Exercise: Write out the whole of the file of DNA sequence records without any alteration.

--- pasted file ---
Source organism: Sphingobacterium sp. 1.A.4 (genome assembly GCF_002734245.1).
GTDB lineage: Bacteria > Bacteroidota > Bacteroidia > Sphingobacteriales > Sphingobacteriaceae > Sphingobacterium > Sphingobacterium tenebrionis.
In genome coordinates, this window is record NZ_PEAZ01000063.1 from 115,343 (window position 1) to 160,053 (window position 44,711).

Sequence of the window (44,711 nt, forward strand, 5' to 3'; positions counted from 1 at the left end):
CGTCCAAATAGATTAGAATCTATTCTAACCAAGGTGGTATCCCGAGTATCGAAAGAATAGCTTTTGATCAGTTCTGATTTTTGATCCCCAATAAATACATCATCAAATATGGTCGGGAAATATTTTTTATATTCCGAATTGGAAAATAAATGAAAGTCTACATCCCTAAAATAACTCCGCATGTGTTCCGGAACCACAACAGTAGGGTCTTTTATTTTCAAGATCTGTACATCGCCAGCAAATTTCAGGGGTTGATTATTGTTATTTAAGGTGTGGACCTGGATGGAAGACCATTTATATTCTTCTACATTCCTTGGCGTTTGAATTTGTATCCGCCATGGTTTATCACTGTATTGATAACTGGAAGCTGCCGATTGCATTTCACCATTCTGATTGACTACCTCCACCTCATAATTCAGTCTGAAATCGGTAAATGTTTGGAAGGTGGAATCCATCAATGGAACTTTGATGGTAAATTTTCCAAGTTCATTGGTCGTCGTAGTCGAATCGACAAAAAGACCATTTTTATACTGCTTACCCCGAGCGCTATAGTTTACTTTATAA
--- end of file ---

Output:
Source organism: Sphingobacterium sp. 1.A.4 (genome assembly GCF_002734245.1).
GTDB lineage: Bacteria > Bacteroidota > Bacteroidia > Sphingobacteriales > Sphingobacteriaceae > Sphingobacterium > Sphingobacterium tenebrionis.
In genome coordinates, this window is record NZ_PEAZ01000063.1 from 115,343 (window position 1) to 160,053 (window position 44,711).

Sequence of the window (44,711 nt, forward strand, 5' to 3'; positions counted from 1 at the left end):
CGTCCAAATAGATTAGAATCTATTCTAACCAAGGTGGTATCCCGAGTATCGAAAGAATAGCTTTTGATCAGTTCTGATTTTTGATCCCCAATAAATACATCATCAAATATGGTCGGGAAATATTTTTTATATTCCGAATTGGAAAATAAATGAAAGTCTACATCCCTAAAATAACTCCGCATGTGTTCCGGAACCACAACAGTAGGGTCTTTTATTTTCAAGATCTGTACATCGCCAGCAAATTTCAGGGGTTGATTATTGTTATTTAAGGTGTGGACCTGGATGGAAGACCATTTATATTCTTCTACATTCCTTGGCGTTTGAATTTGTATCCGCCATGGTTTATCACTGTATTGATAACTGGAAGCTGCCGATTGCATTTCACCATTCTGATTGACTACCTCCACCTCATAATTCAGTCTGAAATCGGTAAATGTTTGGAAGGTGGAATCCATCAATGGAACTTTGATGGTAAATTTTCCAAGTTCATTGGTCGTCGTAGTCGAATCGACAAAAAGACCATTTTTATACTGCTTACCCCGAGCGCTATAGTTTACTTTATAA